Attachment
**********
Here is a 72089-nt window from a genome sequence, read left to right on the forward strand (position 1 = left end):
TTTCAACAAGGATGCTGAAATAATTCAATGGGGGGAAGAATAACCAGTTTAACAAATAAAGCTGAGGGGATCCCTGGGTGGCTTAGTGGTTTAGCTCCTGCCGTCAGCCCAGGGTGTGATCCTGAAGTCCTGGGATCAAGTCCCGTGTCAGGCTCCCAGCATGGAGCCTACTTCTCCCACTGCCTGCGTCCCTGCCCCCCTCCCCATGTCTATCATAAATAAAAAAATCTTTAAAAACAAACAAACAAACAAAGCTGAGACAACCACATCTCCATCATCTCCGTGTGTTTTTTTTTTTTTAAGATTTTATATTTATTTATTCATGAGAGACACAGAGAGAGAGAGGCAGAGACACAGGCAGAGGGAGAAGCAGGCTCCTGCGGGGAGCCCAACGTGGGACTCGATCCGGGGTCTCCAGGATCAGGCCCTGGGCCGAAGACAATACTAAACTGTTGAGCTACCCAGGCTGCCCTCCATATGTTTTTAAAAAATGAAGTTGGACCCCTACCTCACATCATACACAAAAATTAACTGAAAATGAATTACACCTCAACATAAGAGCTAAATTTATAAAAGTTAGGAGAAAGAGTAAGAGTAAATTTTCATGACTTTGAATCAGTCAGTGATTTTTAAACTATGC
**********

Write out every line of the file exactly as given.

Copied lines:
Here is a 72089-nt window from a genome sequence, read left to right on the forward strand (position 1 = left end):
TTTCAACAAGGATGCTGAAATAATTCAATGGGGGGAAGAATAACCAGTTTAACAAATAAAGCTGAGGGGATCCCTGGGTGGCTTAGTGGTTTAGCTCCTGCCGTCAGCCCAGGGTGTGATCCTGAAGTCCTGGGATCAAGTCCCGTGTCAGGCTCCCAGCATGGAGCCTACTTCTCCCACTGCCTGCGTCCCTGCCCCCCTCCCCATGTCTATCATAAATAAAAAAATCTTTAAAAACAAACAAACAAACAAAGCTGAGACAACCACATCTCCATCATCTCCGTGTGTTTTTTTTTTTTTAAGATTTTATATTTATTTATTCATGAGAGACACAGAGAGAGAGAGGCAGAGACACAGGCAGAGGGAGAAGCAGGCTCCTGCGGGGAGCCCAACGTGGGACTCGATCCGGGGTCTCCAGGATCAGGCCCTGGGCCGAAGACAATACTAAACTGTTGAGCTACCCAGGCTGCCCTCCATATGTTTTTAAAAAATGAAGTTGGACCCCTACCTCACATCATACACAAAAATTAACTGAAAATGAATTACACCTCAACATAAGAGCTAAATTTATAAAAGTTAGGAGAAAGAGTAAGAGTAAATTTTCATGACTTTGAATCAGTCAGTGATTTTTAAACTATGC